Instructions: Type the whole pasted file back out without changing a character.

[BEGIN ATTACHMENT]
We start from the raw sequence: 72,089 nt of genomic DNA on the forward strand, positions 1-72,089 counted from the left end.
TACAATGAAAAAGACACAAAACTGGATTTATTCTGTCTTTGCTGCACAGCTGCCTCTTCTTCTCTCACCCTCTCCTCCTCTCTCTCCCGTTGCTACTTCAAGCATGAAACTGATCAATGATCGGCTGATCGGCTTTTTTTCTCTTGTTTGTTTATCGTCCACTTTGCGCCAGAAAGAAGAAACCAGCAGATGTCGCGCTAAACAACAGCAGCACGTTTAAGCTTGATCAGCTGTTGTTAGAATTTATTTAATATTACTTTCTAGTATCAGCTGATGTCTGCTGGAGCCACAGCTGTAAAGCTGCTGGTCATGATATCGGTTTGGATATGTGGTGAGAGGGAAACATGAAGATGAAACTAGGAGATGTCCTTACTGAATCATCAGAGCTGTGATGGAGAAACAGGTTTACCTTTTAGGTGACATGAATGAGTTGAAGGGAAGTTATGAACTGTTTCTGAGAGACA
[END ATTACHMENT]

We start from the raw sequence: 72,089 nt of genomic DNA on the forward strand, positions 1-72,089 counted from the left end.
TACAATGAAAAAGACACAAAACTGGATTTATTCTGTCTTTGCTGCACAGCTGCCTCTTCTTCTCTCACCCTCTCCTCCTCTCTCTCCCGTTGCTACTTCAAGCATGAAACTGATCAATGATCGGCTGATCGGCTTTTTTTCTCTTGTTTGTTTATCGTCCACTTTGCGCCAGAAAGAAGAAACCAGCAGATGTCGCGCTAAACAACAGCAGCACGTTTAAGCTTGATCAGCTGTTGTTAGAATTTATTTAATATTACTTTCTAGTATCAGCTGATGTCTGCTGGAGCCACAGCTGTAAAGCTGCTGGTCATGATATCGGTTTGGATATGTGGTGAGAGGGAAACATGAAGATGAAACTAGGAGATGTCCTTACTGAATCATCAGAGCTGTGATGGAGAAACAGGTTTACCTTTTAGGTGACATGAATGAGTTGAAGGGAAGTTATGAACTGTTTCTGAGAGACA